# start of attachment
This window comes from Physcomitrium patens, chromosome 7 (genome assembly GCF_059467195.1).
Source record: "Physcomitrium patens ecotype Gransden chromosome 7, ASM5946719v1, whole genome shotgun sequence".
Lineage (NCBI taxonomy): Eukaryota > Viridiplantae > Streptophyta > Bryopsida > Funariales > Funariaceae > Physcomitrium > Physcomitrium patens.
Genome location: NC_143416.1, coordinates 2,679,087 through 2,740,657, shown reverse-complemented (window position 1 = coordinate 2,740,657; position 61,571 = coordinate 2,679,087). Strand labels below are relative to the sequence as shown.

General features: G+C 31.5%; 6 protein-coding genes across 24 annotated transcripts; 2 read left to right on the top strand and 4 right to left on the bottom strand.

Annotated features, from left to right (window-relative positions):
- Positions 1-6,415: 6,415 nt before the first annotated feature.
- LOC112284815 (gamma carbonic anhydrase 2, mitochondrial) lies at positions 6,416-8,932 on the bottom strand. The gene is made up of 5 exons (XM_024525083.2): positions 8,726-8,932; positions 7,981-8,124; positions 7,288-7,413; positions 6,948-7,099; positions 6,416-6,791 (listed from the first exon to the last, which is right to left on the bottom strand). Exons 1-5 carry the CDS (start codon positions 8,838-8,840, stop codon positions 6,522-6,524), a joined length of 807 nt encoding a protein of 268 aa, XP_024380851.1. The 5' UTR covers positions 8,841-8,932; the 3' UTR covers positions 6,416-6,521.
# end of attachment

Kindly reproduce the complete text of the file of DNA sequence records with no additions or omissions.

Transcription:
This window comes from Physcomitrium patens, chromosome 7 (genome assembly GCF_059467195.1).
Source record: "Physcomitrium patens ecotype Gransden chromosome 7, ASM5946719v1, whole genome shotgun sequence".
Lineage (NCBI taxonomy): Eukaryota > Viridiplantae > Streptophyta > Bryopsida > Funariales > Funariaceae > Physcomitrium > Physcomitrium patens.
Genome location: NC_143416.1, coordinates 2,679,087 through 2,740,657, shown reverse-complemented (window position 1 = coordinate 2,740,657; position 61,571 = coordinate 2,679,087). Strand labels below are relative to the sequence as shown.

General features: G+C 31.5%; 6 protein-coding genes across 24 annotated transcripts; 2 read left to right on the top strand and 4 right to left on the bottom strand.

Annotated features, from left to right (window-relative positions):
- Positions 1-6,415: 6,415 nt before the first annotated feature.
- LOC112284815 (gamma carbonic anhydrase 2, mitochondrial) lies at positions 6,416-8,932 on the bottom strand. The gene is made up of 5 exons (XM_024525083.2): positions 8,726-8,932; positions 7,981-8,124; positions 7,288-7,413; positions 6,948-7,099; positions 6,416-6,791 (listed from the first exon to the last, which is right to left on the bottom strand). Exons 1-5 carry the CDS (start codon positions 8,838-8,840, stop codon positions 6,522-6,524), a joined length of 807 nt encoding a protein of 268 aa, XP_024380851.1. The 5' UTR covers positions 8,841-8,932; the 3' UTR covers positions 6,416-6,521.